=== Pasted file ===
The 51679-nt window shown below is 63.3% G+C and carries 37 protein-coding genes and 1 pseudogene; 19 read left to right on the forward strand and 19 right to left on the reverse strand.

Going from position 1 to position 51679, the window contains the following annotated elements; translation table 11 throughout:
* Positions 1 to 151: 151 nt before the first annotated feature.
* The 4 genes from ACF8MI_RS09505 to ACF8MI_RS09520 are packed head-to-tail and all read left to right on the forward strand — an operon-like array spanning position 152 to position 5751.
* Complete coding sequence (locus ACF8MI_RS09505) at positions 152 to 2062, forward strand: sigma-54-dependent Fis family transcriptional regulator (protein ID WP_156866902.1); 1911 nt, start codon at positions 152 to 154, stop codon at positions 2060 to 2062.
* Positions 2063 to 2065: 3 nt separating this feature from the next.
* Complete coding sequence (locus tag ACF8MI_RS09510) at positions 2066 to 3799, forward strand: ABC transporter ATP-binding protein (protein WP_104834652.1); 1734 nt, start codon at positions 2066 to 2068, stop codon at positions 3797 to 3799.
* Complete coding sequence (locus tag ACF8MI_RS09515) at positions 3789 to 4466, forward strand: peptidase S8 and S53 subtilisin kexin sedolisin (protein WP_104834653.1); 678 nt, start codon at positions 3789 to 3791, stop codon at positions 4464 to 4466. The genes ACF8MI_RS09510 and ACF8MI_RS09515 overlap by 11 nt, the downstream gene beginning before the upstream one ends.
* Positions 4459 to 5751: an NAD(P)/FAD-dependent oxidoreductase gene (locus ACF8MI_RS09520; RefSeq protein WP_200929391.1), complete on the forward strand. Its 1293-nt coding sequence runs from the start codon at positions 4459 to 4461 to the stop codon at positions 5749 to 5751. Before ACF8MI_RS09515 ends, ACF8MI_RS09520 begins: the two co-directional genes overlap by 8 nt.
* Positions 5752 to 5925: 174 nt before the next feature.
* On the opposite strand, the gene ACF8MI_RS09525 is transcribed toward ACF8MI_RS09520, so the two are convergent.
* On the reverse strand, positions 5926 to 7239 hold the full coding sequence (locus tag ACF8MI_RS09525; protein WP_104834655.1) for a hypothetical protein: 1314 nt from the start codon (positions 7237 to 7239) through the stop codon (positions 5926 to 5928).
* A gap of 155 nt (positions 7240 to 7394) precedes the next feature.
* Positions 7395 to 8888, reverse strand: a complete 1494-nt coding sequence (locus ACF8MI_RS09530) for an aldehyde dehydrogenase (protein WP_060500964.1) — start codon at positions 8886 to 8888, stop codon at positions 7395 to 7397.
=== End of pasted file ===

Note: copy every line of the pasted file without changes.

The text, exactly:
The 51679-nt window shown below is 63.3% G+C and carries 37 protein-coding genes and 1 pseudogene; 19 read left to right on the forward strand and 19 right to left on the reverse strand.

Going from position 1 to position 51679, the window contains the following annotated elements; translation table 11 throughout:
* Positions 1 to 151: 151 nt before the first annotated feature.
* The 4 genes from ACF8MI_RS09505 to ACF8MI_RS09520 are packed head-to-tail and all read left to right on the forward strand — an operon-like array spanning position 152 to position 5751.
* Complete coding sequence (locus ACF8MI_RS09505) at positions 152 to 2062, forward strand: sigma-54-dependent Fis family transcriptional regulator (protein ID WP_156866902.1); 1911 nt, start codon at positions 152 to 154, stop codon at positions 2060 to 2062.
* Positions 2063 to 2065: 3 nt separating this feature from the next.
* Complete coding sequence (locus tag ACF8MI_RS09510) at positions 2066 to 3799, forward strand: ABC transporter ATP-binding protein (protein WP_104834652.1); 1734 nt, start codon at positions 2066 to 2068, stop codon at positions 3797 to 3799.
* Complete coding sequence (locus tag ACF8MI_RS09515) at positions 3789 to 4466, forward strand: peptidase S8 and S53 subtilisin kexin sedolisin (protein WP_104834653.1); 678 nt, start codon at positions 3789 to 3791, stop codon at positions 4464 to 4466. The genes ACF8MI_RS09510 and ACF8MI_RS09515 overlap by 11 nt, the downstream gene beginning before the upstream one ends.
* Positions 4459 to 5751: an NAD(P)/FAD-dependent oxidoreductase gene (locus ACF8MI_RS09520; RefSeq protein WP_200929391.1), complete on the forward strand. Its 1293-nt coding sequence runs from the start codon at positions 4459 to 4461 to the stop codon at positions 5749 to 5751. Before ACF8MI_RS09515 ends, ACF8MI_RS09520 begins: the two co-directional genes overlap by 8 nt.
* Positions 5752 to 5925: 174 nt before the next feature.
* On the opposite strand, the gene ACF8MI_RS09525 is transcribed toward ACF8MI_RS09520, so the two are convergent.
* On the reverse strand, positions 5926 to 7239 hold the full coding sequence (locus tag ACF8MI_RS09525; protein WP_104834655.1) for a hypothetical protein: 1314 nt from the start codon (positions 7237 to 7239) through the stop codon (positions 5926 to 5928).
* A gap of 155 nt (positions 7240 to 7394) precedes the next feature.
* Positions 7395 to 8888, reverse strand: a complete 1494-nt coding sequence (locus ACF8MI_RS09530) for an aldehyde dehydrogenase (protein WP_060500964.1) — start codon at positions 8886 to 8888, stop codon at positions 7395 to 7397.